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Tom Ford Hits 147, Ronnie O’Sullivan Crashes Out of German Masters

The German Masters got under way on Wednesday in Berlin, typically amid plenty of furore and drama.

Martin Gould World Grand Prix
Gould, with a high break of 126, eased into the second round. Photo credit: Monique Limbos

This year, SnookerHQ is again delighted to welcome Germany’s own Frank B. Halfar as a guest writer for the week’s action at the Tempodrom.

There was certainly a lot to take in from the opening day.

By Frank B. Halfar
At the Tempodrom

“Hello from Berlin!”

“It’s a very special moment every year, entering the Tempodrom for the first time on the much awaited occasion. The German Masters is upon us finally again, it’s snooker time in Berlin. The event provides at least one good reason to travel here right now, since Berlin’s weather in the first days of February certainly doesn’t.

“After obtaining my badge and convincing the ever-suspicious doormen that I really am one of the stewards, a first visit to the players lounge awaits. This is where just about everyone meets – the players obviously, but also the organisers, officials, referees, and last but not least, the humble helpers. The general hullo is somewhat sombre this year, as two awful pieces of news make the rounds. Ding Junhui’s mum has died, and Jimmy White lost his flat in a huge fire, complete with all belongings safe only for what he had packed for Berlin. At the very least, this included his cue.

“The very first session is a somewhat subdued affair, as the vast arena is way less than half filled. This must not be bad, as a colleague of mine has put it: ‘the attendees of Wednesday afternoon are true connoisseurs.’ They also go ‘ah’ and ‘oh’, but not after each ball, like it’s sometimes observed in the full house of the weekend. These people gasp much more knowingly and selectively…

“After the intro of Emcee Rolf Kalb, who reliably tells the same joke every year (‘the audience can be seen on TV, so if you’re here with someone with whom you shouldn’t be here…’) we witness the first entrance of the gladiators. Of the six players assigned this premiere session, Martin Gould is by far the most at ease. He grins and raises his arm to greet the audience, looking round the entire arena once. As defending champion, he has pride of place, and the first match at the central, TV table. His opponent Jamie Jones is dispatched of in a rather quick whitewash, and Theo Selbertinger, the lanky Bavarian who’s one of Germany’s rising referee stars, has an easy and quick task.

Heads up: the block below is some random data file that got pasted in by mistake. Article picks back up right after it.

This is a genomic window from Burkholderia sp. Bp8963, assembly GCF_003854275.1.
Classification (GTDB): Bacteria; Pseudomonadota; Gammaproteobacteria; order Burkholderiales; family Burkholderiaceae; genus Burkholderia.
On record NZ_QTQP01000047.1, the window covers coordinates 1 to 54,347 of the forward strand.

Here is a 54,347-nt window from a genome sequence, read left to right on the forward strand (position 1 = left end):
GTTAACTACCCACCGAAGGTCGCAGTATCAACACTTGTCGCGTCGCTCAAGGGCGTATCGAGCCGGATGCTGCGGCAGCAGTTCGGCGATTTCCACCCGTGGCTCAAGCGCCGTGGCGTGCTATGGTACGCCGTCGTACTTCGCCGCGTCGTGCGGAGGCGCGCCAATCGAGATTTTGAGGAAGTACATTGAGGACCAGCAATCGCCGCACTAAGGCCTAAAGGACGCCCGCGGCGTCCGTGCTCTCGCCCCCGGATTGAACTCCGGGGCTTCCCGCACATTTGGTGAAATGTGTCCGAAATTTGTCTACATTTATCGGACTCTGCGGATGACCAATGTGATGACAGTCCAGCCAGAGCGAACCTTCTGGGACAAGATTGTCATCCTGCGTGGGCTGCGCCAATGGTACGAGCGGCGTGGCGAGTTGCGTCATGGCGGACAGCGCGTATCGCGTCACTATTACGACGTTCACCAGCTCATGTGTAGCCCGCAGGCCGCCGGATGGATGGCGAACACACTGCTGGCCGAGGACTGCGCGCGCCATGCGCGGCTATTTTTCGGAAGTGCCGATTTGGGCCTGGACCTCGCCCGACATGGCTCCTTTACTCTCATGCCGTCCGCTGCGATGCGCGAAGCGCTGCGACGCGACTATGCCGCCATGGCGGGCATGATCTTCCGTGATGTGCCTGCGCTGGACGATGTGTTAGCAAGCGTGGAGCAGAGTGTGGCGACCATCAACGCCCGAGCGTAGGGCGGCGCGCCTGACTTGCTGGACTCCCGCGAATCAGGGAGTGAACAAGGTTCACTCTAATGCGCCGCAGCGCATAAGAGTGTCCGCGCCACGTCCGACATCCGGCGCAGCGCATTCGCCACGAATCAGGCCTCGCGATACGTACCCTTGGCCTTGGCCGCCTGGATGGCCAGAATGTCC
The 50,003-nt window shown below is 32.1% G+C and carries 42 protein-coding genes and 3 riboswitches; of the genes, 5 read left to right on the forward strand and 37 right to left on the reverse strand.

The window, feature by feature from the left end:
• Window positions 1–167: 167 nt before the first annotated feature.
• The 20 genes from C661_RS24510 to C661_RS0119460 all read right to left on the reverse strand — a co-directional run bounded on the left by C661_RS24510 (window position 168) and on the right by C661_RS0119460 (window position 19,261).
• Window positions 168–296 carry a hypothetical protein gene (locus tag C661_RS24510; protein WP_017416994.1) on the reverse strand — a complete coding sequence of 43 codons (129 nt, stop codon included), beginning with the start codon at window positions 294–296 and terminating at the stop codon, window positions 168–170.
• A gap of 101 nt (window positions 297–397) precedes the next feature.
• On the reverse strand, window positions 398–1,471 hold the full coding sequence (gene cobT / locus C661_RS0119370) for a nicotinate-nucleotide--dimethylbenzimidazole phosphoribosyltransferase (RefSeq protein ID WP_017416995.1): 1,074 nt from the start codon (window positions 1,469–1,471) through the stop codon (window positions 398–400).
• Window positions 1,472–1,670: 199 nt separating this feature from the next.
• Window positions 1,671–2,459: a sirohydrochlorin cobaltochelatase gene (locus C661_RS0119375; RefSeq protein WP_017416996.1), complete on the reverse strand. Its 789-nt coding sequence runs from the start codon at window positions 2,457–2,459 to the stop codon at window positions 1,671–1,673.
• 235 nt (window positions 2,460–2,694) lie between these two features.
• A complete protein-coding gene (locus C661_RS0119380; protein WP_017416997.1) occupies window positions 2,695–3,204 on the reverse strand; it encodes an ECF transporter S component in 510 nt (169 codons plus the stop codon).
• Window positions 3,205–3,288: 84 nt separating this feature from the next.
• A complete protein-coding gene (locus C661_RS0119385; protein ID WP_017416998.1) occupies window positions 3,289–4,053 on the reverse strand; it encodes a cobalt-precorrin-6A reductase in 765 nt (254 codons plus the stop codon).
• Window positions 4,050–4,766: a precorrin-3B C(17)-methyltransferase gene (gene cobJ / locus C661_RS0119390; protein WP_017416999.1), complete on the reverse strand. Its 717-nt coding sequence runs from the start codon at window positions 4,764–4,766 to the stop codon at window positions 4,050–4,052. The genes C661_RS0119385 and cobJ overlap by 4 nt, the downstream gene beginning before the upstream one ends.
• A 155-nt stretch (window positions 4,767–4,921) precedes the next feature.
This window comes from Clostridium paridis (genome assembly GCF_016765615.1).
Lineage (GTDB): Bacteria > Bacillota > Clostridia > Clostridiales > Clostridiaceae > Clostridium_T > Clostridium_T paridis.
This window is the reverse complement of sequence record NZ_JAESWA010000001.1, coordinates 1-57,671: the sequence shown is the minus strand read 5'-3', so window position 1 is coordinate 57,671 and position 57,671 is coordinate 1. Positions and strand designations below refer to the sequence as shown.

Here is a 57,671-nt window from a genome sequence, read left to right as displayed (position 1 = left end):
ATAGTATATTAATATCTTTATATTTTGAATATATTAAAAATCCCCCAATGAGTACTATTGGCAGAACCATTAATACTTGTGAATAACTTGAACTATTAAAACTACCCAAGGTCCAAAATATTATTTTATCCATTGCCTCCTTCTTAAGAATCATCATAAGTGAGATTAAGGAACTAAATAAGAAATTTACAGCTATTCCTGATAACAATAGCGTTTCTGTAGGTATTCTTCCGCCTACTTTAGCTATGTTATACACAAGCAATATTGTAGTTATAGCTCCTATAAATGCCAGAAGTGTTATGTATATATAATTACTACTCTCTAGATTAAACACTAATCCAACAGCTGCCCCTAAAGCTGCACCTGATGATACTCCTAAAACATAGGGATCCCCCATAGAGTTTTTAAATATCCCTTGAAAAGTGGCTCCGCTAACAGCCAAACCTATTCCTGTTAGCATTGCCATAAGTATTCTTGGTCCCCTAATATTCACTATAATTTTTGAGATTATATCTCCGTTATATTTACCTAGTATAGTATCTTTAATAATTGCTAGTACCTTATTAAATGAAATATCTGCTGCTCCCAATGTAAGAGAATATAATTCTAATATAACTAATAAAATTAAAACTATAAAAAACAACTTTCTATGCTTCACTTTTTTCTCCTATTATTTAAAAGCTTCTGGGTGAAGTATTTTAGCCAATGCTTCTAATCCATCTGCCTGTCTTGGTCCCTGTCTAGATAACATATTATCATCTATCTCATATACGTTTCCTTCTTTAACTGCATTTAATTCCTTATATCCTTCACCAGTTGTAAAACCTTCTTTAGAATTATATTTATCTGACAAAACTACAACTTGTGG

“Seconds after the play has begun, there is the first score, as Stephen Maguire downs a long pot on his very first stroke. His opening is impressive, but he can’t hold the pace for very long, as his opponent Ali Carter soon dominates their encounter. It’s a fun match to watch, with some showcase flukes as well as near misses. Of course, accompanied with appropriate ‘ahs’ and ‘ohs’. Add to that an alarming bout of coughing from someone in the audience – think asthma plus acute choking plus Berlin February cold. Luckily, the attack subsides after a while.

“The third table shows that it really, really isn’t Jimmy White’s day, as he loses to Robin Hull in a decider. His stoic professionalism is more than impressive. It shows once more why he has been such a beloved person on the circuit for so long now.

“The evening session boasts a slightly larger audience with play on all five tables for the first time. Ronnie O’Sullivan unsurprisingly plays on the TV table, and really no other player is welcomed by the fans with such vigour. I admit I was thrilled as well when I had seen him a little earlier, just peeking into the catering room.